Insights · July 7th, 2011
Early this year 1200 people crowded a ballroom in Singapore to begin the first ever conference in Asia on the subject of integrated health care. Here in the U.S. we tend to think that others have solved the health care challenges of the future. It is true that most other developed countries reached agreement on which model they would use for health care payments. Here in the U.S. the health care bill of 2010 attempts to nudge the U.S. toward a more cohesive system that covers more people. But innovations in health care payment do not really do all that much to bring down the growth curve of future health care costs. The secret to doing that lies in developing better care models, like integrated care, more innovation in health care delivery, much better focus on healthy life styles, and breakthroughs that dramatically impact chronic diseases that are associated with high costs.
In the Singapore conference several key lessons were highlighted. You can read about them in greater depth here. When you look at the list, I am sure you will be struck, as I was, by the similarity of global concerns to what we fret about here in the states. The lessons from Singapore:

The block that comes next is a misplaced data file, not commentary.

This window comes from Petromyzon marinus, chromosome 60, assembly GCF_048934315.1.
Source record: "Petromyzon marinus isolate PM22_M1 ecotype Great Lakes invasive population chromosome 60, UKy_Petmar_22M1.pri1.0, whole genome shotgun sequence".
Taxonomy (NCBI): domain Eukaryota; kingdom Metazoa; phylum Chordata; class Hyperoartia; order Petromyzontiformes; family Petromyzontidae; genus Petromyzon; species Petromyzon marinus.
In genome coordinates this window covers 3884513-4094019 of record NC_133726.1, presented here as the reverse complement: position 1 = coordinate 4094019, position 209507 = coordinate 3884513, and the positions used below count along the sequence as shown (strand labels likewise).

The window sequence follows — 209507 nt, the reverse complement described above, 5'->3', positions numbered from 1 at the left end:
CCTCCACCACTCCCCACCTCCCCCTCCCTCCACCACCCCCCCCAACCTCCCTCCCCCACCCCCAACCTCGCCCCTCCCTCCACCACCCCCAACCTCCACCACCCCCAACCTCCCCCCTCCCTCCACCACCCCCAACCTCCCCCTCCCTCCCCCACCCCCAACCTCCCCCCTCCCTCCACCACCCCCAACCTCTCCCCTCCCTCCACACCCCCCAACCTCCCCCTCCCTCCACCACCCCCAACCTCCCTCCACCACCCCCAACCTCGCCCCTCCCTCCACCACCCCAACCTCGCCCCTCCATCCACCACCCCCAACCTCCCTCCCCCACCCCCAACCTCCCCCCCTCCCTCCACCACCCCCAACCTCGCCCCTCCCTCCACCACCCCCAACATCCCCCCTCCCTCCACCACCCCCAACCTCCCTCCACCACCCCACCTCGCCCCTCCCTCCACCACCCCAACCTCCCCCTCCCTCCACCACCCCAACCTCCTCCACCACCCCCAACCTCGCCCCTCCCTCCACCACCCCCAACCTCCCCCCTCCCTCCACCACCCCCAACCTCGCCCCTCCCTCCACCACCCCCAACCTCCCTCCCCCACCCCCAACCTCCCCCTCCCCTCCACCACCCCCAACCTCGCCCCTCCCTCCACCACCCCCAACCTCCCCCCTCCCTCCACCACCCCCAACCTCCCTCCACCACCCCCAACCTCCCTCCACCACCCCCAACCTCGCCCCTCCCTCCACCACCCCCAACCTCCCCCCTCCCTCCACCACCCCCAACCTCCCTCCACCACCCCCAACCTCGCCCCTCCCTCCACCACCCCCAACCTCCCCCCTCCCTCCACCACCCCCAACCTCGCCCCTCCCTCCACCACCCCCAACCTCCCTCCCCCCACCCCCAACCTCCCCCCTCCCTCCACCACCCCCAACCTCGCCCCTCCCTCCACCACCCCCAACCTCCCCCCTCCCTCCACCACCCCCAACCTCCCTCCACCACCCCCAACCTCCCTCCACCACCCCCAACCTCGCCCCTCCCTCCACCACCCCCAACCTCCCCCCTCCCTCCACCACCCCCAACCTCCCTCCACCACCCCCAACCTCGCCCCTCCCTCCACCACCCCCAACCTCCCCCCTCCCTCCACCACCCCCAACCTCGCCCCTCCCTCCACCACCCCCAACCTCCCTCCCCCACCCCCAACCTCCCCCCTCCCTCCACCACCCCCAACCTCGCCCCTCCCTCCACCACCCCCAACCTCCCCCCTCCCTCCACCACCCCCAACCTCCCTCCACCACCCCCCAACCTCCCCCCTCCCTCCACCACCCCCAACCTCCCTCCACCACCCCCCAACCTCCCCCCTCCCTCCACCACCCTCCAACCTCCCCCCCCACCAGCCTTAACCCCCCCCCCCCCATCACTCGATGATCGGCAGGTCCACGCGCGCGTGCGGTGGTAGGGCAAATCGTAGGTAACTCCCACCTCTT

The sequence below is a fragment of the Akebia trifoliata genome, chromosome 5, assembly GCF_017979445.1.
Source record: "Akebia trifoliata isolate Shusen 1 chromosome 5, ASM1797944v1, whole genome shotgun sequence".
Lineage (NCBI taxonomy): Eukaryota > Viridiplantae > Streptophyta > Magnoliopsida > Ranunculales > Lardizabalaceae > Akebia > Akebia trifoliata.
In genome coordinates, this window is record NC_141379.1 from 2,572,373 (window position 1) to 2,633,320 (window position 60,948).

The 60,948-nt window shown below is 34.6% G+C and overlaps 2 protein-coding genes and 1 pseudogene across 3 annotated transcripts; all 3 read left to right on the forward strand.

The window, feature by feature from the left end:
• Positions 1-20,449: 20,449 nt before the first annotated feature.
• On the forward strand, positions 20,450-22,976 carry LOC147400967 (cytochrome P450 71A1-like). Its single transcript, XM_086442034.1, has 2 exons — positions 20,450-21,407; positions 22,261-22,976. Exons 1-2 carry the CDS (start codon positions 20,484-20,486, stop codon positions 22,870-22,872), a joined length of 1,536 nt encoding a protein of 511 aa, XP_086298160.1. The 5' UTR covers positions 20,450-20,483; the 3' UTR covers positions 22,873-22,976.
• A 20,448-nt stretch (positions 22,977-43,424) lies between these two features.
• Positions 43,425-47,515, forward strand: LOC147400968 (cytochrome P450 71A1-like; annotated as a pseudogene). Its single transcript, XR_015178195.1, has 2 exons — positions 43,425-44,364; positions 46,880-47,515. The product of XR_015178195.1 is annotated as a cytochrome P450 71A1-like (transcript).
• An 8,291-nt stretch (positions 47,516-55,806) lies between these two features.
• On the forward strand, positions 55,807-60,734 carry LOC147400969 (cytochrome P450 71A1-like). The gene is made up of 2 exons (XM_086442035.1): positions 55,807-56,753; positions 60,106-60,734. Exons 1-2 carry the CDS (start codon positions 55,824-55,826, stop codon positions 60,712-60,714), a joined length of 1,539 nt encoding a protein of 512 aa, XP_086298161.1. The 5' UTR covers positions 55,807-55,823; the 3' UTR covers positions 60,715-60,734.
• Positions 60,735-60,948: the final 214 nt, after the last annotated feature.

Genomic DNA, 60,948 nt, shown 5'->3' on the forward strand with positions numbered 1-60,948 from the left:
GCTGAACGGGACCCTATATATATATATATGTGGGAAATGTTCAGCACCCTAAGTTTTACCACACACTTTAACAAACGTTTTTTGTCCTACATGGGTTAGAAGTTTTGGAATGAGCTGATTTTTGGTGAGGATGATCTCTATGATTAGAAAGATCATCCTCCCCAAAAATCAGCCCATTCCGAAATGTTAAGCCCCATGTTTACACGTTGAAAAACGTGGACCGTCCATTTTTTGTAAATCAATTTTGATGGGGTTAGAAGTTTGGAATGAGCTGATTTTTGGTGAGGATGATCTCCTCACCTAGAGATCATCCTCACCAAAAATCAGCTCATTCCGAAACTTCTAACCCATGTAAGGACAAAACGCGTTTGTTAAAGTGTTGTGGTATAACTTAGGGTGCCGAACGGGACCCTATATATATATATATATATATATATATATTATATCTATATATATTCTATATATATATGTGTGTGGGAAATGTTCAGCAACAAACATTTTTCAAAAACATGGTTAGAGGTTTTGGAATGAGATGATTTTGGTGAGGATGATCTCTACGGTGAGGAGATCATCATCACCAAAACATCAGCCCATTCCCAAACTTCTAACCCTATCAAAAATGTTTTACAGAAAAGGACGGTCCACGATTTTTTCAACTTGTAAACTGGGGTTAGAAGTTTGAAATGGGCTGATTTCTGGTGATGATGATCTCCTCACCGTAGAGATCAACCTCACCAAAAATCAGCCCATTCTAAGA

hand-off between care providers tends to be the most vulnerable moment for patients.
effective tools for improving care integration and outcomes.
developed world faces rapidly aging populations, and the developing world sees people living much
longer as well.
The bottom line, as I tell the health care related groups that I work with, is that the real work of improving health care and controlling the cost is just beginning, and goes well beyond the insurance issues that continue to be the focus of health care reform as we usually think of it.